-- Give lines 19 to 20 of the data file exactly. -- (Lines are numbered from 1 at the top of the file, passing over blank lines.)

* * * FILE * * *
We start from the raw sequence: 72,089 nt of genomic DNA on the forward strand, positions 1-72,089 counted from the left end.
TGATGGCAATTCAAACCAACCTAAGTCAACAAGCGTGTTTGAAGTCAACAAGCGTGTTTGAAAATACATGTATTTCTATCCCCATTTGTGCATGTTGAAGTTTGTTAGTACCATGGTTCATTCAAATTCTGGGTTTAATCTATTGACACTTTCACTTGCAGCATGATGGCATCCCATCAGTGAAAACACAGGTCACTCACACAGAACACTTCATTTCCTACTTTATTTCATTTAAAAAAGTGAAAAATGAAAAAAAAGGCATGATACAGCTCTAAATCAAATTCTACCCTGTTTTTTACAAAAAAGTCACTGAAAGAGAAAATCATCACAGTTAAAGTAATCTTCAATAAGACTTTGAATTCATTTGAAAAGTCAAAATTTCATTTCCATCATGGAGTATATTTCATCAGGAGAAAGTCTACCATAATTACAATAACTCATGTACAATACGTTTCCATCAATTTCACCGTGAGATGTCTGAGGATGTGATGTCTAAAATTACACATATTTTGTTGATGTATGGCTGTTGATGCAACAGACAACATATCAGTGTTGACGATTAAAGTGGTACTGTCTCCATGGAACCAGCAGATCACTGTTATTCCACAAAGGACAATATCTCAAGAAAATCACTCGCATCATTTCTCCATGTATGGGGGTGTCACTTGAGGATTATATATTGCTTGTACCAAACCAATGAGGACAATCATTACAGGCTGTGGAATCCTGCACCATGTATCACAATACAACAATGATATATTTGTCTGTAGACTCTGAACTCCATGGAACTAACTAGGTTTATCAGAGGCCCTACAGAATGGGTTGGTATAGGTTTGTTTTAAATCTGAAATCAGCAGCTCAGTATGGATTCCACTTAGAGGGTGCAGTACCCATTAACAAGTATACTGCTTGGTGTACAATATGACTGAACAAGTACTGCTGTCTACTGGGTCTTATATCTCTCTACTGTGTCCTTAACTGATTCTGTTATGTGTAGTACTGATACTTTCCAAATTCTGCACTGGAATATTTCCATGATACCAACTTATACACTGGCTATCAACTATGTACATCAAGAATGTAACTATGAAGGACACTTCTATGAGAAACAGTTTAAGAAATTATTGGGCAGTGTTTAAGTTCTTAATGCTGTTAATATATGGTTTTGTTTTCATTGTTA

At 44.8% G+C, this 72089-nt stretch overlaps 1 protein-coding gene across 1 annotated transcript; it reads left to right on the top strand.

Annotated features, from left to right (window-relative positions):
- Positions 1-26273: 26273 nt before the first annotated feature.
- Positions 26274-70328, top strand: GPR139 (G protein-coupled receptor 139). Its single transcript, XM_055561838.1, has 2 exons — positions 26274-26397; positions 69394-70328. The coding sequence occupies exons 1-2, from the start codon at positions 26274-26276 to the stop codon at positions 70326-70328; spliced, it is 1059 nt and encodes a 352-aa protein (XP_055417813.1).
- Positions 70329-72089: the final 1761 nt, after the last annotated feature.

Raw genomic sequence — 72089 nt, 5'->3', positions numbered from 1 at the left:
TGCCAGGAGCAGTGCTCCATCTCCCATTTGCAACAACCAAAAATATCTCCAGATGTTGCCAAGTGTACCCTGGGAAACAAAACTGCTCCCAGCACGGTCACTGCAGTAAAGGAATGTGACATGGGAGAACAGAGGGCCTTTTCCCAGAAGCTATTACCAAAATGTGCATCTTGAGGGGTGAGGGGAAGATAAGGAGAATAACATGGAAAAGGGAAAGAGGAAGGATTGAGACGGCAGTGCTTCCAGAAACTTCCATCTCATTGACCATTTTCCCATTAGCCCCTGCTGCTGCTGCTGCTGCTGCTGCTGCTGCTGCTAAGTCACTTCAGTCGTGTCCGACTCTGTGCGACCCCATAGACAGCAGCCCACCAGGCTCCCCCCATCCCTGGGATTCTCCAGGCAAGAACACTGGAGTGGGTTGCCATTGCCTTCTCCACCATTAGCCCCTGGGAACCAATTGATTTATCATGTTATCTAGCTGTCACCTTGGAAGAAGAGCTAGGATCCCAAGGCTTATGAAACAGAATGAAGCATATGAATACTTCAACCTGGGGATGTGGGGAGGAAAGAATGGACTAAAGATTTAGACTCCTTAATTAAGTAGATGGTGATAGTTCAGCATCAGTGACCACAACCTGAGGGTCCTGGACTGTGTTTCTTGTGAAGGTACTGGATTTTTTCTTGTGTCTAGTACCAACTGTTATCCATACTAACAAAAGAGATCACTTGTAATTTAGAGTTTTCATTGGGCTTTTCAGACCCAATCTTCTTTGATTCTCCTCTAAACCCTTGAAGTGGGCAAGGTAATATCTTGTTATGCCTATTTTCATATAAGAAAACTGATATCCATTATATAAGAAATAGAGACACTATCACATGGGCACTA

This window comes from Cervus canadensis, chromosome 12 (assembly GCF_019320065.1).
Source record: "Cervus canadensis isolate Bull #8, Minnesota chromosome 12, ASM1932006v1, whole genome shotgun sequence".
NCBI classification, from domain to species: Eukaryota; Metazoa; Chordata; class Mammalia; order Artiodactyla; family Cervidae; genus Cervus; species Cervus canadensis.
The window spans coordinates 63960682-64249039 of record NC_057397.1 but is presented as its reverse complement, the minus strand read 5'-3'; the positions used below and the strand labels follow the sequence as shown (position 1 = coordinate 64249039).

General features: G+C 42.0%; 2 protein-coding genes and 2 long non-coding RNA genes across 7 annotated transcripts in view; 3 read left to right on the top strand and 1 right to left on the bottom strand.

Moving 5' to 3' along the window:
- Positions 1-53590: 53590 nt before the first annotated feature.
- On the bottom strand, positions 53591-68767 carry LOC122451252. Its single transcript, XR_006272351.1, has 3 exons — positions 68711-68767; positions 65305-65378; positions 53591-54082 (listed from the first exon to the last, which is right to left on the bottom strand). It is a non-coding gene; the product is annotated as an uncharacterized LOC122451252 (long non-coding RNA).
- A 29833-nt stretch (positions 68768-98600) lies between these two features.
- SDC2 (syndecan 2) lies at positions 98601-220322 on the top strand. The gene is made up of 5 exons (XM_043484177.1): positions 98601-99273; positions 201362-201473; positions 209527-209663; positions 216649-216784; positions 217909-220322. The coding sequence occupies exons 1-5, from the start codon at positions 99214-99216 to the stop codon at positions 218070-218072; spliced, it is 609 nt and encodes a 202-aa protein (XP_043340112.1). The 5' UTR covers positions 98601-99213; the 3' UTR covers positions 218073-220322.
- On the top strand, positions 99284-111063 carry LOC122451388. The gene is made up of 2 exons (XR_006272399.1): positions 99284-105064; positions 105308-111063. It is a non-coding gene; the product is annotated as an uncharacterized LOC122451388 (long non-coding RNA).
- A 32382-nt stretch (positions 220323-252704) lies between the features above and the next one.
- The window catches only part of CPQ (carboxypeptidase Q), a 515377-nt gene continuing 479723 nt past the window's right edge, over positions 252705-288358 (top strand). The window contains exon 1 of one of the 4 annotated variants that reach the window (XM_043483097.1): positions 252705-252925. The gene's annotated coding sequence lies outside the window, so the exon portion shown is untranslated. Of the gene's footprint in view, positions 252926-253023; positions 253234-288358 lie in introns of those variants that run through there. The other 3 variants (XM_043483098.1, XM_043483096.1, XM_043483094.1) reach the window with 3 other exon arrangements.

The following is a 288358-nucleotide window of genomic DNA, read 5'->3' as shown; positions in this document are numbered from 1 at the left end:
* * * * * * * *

- SDC2 (syndecan 2) lies at positions 98601-220322 on the top strand. The gene is made up of 5 exons (XM_043484177.1): positions 98601-99273; positions 201362-201473; positions 209527-209663; positions 216649-216784; positions 217909-220322. The coding sequence occupies exons 1-5, from the start codon at positions 99214-99216 to the stop codon at positions 218070-218072; spliced, it is 609 nt and encodes a 202-aa protein (XP_043340112.1). The 5' UTR covers positions 98601-99213; the 3' UTR covers positions 218073-220322.
- On the top strand, positions 99284-111063 carry LOC122451388. The gene is made up of 2 exons (XR_006272399.1): positions 99284-105064; positions 105308-111063. It is a non-coding gene; the product is annotated as an uncharacterized LOC122451388 (long non-coding RNA).